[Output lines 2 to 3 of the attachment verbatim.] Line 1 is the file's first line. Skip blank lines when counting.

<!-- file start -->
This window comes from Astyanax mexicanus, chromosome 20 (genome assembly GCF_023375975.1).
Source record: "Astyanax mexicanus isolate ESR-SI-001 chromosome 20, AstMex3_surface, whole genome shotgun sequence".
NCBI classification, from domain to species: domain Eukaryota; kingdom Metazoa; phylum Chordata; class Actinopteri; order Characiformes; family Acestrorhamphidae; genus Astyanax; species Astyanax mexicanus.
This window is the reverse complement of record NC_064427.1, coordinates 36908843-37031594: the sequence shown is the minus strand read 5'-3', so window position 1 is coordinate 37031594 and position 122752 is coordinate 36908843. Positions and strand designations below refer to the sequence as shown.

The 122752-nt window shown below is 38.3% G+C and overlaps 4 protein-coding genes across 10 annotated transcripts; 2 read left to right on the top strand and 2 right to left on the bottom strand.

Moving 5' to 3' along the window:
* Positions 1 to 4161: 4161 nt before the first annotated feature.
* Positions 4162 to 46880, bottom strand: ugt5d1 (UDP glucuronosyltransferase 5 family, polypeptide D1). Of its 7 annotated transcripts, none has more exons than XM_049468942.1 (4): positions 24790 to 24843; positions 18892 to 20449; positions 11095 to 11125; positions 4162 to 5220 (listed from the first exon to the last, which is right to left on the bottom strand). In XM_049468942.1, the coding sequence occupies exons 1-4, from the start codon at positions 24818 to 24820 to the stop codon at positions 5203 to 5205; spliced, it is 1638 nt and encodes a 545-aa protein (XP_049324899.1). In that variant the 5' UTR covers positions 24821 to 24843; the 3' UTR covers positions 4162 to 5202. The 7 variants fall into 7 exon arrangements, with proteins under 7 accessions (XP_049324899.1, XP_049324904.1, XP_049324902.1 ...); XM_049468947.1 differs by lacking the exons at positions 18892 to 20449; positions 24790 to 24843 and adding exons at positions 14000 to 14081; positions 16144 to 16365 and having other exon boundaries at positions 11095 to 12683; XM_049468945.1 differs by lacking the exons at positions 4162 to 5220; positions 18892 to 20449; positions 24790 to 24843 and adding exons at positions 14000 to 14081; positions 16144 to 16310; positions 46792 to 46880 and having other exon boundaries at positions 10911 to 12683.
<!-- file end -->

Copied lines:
Source record: "Astyanax mexicanus isolate ESR-SI-001 chromosome 20, AstMex3_surface, whole genome shotgun sequence".
NCBI classification, from domain to species: domain Eukaryota; kingdom Metazoa; phylum Chordata; class Actinopteri; order Characiformes; family Acestrorhamphidae; genus Astyanax; species Astyanax mexicanus.